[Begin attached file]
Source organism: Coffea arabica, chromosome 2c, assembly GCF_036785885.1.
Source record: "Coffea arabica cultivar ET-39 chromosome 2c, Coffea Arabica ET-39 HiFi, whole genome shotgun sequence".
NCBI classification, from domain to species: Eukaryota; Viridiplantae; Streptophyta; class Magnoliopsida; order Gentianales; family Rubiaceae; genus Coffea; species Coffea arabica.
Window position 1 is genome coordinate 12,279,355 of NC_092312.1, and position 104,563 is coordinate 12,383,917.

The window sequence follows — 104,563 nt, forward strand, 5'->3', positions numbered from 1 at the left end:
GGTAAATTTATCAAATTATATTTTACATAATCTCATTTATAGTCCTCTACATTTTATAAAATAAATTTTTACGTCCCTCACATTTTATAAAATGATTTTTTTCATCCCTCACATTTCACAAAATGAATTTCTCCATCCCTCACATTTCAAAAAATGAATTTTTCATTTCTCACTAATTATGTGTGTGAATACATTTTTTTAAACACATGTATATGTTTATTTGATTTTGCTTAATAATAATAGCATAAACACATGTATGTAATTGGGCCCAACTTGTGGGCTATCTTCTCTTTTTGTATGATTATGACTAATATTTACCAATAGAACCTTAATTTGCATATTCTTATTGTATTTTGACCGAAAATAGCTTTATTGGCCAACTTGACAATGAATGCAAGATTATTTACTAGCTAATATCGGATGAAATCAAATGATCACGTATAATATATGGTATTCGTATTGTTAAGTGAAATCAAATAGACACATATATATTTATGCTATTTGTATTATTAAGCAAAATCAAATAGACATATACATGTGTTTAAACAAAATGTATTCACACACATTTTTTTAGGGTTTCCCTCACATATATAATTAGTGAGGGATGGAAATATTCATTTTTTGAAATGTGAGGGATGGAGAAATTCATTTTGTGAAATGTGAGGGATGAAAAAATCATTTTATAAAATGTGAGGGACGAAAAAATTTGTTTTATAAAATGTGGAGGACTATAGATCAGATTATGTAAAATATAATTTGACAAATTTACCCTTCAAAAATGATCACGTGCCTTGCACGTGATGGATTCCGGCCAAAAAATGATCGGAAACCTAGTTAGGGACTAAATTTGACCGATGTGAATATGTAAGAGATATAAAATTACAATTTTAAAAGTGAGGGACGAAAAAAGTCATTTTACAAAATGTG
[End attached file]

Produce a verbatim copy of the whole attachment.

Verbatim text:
Source organism: Coffea arabica, chromosome 2c, assembly GCF_036785885.1.
Source record: "Coffea arabica cultivar ET-39 chromosome 2c, Coffea Arabica ET-39 HiFi, whole genome shotgun sequence".
NCBI classification, from domain to species: Eukaryota; Viridiplantae; Streptophyta; class Magnoliopsida; order Gentianales; family Rubiaceae; genus Coffea; species Coffea arabica.
Window position 1 is genome coordinate 12,279,355 of NC_092312.1, and position 104,563 is coordinate 12,383,917.

The window sequence follows — 104,563 nt, forward strand, 5'->3', positions numbered from 1 at the left end:
GGTAAATTTATCAAATTATATTTTACATAATCTCATTTATAGTCCTCTACATTTTATAAAATAAATTTTTACGTCCCTCACATTTTATAAAATGATTTTTTTCATCCCTCACATTTCACAAAATGAATTTCTCCATCCCTCACATTTCAAAAAATGAATTTTTCATTTCTCACTAATTATGTGTGTGAATACATTTTTTTAAACACATGTATATGTTTATTTGATTTTGCTTAATAATAATAGCATAAACACATGTATGTAATTGGGCCCAACTTGTGGGCTATCTTCTCTTTTTGTATGATTATGACTAATATTTACCAATAGAACCTTAATTTGCATATTCTTATTGTATTTTGACCGAAAATAGCTTTATTGGCCAACTTGACAATGAATGCAAGATTATTTACTAGCTAATATCGGATGAAATCAAATGATCACGTATAATATATGGTATTCGTATTGTTAAGTGAAATCAAATAGACACATATATATTTATGCTATTTGTATTATTAAGCAAAATCAAATAGACATATACATGTGTTTAAACAAAATGTATTCACACACATTTTTTTAGGGTTTCCCTCACATATATAATTAGTGAGGGATGGAAATATTCATTTTTTGAAATGTGAGGGATGGAGAAATTCATTTTGTGAAATGTGAGGGATGAAAAAATCATTTTATAAAATGTGAGGGACGAAAAAATTTGTTTTATAAAATGTGGAGGACTATAGATCAGATTATGTAAAATATAATTTGACAAATTTACCCTTCAAAAATGATCACGTGCCTTGCACGTGATGGATTCCGGCCAAAAAATGATCGGAAACCTAGTTAGGGACTAAATTTGACCGATGTGAATATGTAAGAGATATAAAATTACAATTTTAAAAGTGAGGGACGAAAAAAGTCATTTTACAAAATGTG